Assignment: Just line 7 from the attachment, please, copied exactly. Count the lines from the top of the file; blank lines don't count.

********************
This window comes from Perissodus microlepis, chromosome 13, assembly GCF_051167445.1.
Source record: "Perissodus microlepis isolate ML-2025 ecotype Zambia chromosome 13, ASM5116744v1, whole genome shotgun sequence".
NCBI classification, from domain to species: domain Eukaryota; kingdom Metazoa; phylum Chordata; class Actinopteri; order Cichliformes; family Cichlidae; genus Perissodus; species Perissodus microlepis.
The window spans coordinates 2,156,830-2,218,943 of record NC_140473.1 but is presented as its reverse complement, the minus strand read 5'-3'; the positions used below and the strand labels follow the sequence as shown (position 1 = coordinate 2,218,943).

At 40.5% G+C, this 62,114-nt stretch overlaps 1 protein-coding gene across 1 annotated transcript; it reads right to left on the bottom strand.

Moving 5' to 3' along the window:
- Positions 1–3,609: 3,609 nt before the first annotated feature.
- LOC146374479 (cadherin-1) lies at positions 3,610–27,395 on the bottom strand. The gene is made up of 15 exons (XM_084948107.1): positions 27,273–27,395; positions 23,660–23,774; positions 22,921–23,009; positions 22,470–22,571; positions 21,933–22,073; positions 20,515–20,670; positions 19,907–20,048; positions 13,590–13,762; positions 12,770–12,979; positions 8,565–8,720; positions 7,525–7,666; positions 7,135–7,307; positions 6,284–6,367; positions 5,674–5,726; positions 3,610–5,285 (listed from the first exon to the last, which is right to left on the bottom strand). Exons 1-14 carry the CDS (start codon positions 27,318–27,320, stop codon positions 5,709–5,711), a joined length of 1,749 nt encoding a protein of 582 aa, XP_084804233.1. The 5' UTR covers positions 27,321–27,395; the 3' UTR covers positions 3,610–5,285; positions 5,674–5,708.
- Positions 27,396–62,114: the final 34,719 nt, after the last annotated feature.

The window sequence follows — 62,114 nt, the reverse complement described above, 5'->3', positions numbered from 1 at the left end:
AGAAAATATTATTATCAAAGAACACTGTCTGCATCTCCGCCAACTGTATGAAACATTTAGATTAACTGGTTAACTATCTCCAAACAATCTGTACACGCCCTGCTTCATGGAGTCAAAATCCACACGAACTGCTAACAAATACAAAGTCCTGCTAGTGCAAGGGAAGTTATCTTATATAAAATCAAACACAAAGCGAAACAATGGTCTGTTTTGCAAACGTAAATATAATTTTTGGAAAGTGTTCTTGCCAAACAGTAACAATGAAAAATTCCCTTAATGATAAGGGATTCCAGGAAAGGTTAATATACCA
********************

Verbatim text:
- Positions 1–3,609: 3,609 nt before the first annotated feature.